PERFORMER SAMULI EMERY (FIN/UK)
Samuli is a Finnish-British queer dance maker, teacher and facilitator. In 2019 he completed his studies at SEAD, majoring in choreography. In addition to his experience in Western staged contemporary dance he has immersed himself in several street and club dances, such as voguing, hip-hop and house dance. Samuli has worked diversely in the international dance field, for instance in the productions of Meg Stuart, Jerome Bel, Jill Crovisier, Ceren Oran, Hanna Brotherus and Sonya Lindfors. Samuli has also performed for some of Finland’s most renowned music artists, performed and choreographed for Hugo Boss and danced in the prime-time TV-productions “Tähdet, Tähdet” and “Eurovision Song Contest”. He has received several awards and stipends for his accomplishments as a performer and choreographer from institutions in Finland, Germany, Poland, Slovenia, Estonia and Italy.
“I Want You Back”, The Shivers
Susan Quinn and the Salzburg Experimental Academy of Dance
Solo Tanz Theater Festival Stuttgart
Gdanski Festival Tanca
Audition as a condition. As a physical and psychological state. As an evolutionary process. As brutality. As a relationship of authority. As a statement. As an obstacle. As a prerequisite. As a “journey”. As a journey. As a verdict. As a depreciation of personality. As a retrospect. As a role-playing game. As a rejection. As an exploration of boundaries. As a total availability.
It is well known to everyone, but in particular to people working in the performing arts, that auditioning is a stressful phase in the creative process. And, especially at the beginning of the career of an artist-dancer, also relatively unavoidable.
Hire Me, Please has a very basic axis: the irony and the commentary in the auditioning process – the sarcasm over their character and structure. From this perspective, the dancer-choreographer observes on the one hand his personal ignorance of the boundaries and materials he possesses, which he ultimately provides the judges. And on the other the survival instinct that compels him to the full satisfaction of his potential future employers.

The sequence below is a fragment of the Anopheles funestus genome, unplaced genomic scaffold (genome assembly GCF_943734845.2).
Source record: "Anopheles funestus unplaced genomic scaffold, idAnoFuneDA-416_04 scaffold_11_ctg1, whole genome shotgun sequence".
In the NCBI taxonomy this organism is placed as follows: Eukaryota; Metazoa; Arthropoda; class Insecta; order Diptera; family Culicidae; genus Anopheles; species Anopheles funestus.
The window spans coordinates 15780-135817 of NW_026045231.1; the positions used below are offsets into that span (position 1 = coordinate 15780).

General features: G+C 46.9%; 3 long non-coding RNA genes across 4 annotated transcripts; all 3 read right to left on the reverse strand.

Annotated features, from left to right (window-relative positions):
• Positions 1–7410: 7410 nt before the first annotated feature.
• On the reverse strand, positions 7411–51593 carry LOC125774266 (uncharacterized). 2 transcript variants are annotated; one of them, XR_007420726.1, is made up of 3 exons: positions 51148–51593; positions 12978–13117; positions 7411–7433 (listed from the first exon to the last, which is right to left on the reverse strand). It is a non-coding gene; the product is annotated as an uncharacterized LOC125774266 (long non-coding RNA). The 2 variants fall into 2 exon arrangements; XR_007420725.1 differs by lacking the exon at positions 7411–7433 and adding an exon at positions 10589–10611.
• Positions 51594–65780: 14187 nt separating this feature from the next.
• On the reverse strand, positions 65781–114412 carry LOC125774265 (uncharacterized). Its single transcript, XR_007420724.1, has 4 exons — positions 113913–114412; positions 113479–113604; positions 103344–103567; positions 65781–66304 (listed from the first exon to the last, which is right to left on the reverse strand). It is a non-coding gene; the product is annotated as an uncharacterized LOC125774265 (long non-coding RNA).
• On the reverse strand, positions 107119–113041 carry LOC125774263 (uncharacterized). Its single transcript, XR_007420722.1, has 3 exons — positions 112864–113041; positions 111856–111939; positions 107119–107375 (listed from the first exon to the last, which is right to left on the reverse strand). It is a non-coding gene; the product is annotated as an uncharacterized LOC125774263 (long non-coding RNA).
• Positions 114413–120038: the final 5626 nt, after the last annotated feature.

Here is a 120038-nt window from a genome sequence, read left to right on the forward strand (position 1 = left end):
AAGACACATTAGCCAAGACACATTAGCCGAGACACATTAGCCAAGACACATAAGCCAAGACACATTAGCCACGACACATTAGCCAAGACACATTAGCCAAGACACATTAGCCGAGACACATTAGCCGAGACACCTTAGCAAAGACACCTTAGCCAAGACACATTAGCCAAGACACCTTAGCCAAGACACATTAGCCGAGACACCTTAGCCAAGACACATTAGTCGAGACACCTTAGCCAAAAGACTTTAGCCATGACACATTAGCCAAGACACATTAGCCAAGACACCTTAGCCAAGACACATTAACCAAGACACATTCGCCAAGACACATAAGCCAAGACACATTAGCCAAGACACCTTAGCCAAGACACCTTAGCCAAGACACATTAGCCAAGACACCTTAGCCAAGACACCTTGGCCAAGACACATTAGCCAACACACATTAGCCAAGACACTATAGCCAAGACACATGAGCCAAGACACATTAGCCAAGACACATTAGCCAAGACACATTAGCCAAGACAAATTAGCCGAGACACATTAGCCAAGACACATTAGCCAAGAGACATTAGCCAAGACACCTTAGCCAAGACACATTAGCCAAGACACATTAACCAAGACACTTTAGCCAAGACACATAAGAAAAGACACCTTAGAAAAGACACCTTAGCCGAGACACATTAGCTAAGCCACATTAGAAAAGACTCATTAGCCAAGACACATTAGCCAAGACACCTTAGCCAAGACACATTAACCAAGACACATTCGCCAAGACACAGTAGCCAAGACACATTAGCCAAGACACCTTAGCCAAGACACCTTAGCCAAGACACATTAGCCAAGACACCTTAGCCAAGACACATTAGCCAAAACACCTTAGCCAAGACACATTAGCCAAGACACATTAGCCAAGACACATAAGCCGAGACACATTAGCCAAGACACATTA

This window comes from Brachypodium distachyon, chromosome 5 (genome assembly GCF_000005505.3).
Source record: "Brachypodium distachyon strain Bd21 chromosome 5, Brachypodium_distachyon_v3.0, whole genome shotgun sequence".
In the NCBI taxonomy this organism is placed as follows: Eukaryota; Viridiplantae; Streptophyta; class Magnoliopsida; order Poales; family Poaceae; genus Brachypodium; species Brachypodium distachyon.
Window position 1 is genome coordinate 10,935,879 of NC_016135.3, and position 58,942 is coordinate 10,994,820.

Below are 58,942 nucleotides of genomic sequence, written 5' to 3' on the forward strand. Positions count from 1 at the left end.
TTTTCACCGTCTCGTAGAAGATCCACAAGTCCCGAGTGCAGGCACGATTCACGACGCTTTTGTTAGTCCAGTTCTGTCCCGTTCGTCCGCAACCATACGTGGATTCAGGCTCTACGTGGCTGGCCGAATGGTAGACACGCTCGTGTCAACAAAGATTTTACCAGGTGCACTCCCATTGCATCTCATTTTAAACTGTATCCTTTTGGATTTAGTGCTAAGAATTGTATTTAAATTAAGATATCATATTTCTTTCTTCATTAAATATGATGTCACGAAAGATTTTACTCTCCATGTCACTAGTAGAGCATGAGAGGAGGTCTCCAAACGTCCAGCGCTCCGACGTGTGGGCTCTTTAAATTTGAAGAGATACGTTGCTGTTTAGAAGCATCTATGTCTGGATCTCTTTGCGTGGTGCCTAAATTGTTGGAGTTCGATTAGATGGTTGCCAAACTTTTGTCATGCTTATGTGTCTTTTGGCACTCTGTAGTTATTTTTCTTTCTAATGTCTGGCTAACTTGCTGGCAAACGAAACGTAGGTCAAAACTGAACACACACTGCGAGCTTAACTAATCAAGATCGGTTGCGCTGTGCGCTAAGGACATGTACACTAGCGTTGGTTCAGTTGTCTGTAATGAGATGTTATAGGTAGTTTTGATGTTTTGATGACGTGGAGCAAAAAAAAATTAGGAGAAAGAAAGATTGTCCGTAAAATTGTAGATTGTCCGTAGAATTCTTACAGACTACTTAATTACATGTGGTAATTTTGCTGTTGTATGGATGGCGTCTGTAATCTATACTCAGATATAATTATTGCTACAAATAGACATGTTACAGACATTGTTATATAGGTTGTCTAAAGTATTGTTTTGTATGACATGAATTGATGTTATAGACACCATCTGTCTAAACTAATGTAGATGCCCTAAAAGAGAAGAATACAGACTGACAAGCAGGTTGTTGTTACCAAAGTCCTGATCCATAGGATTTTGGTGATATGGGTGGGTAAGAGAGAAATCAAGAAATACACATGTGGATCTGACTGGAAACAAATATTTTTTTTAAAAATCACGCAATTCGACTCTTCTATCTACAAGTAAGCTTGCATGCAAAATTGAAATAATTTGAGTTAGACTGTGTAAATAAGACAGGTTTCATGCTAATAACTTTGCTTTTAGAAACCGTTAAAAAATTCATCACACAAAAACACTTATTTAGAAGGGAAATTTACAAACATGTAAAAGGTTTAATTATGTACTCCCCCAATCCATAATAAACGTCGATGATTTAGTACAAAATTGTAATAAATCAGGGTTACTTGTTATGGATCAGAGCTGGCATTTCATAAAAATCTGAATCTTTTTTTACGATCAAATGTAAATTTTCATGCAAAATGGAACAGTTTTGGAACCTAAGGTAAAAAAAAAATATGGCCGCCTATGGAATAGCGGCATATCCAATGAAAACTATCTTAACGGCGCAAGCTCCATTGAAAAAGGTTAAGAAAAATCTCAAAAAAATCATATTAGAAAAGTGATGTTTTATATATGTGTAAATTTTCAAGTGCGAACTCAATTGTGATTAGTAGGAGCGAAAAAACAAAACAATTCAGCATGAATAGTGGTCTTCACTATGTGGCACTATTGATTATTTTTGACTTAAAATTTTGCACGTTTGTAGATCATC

The main contrast of Hire Me, Please is the absolute availability of the artist – and his emotional, physical, spiritual and mental state before, during and after the audition.
Hire Me, Please was created from the choreographer’s need to communicate his experiences of the auditions he participated in, the personal and performative mutations he had to face through them, as well as the evolution of his attitude towards the whole auditioning process in its modern form. A form which is generally criticized to be completely influenced by the wider dominance of the capitalist system, the over-consumption and, ultimately, the disposability of performers/dancers.
Panos Malactos (Cyprus, 1994) studied Ballet and Contemporary Dance at Rambert School, London. He has worked with Fresco Dance Company, Inbal Dance Theatre, Jason Mabana, Elias Adam, Liliana Barros, Emma Evelein Dance, X-it Dance Theatre, Milena Ugren Koulas, Asomates Dynamis Dance Company, Fest Spiel Haus St. Pölten (Ohad Naharin & Shahar Binyamini), Compagnie Tabea Martin and Peeping Tom.
‘Hire me, please’ received the Young Choreographer Award at Cyprus Choreography Platform 2019.
Panos Malactos (CY)
Odysseas I. Konstantinou (CY)
Haris Alexiou, Giacomo Puccini-Maria Callas, Felix Da Housecat-Clarian&Jamie Principle
Eleni Papavasiliou (CY)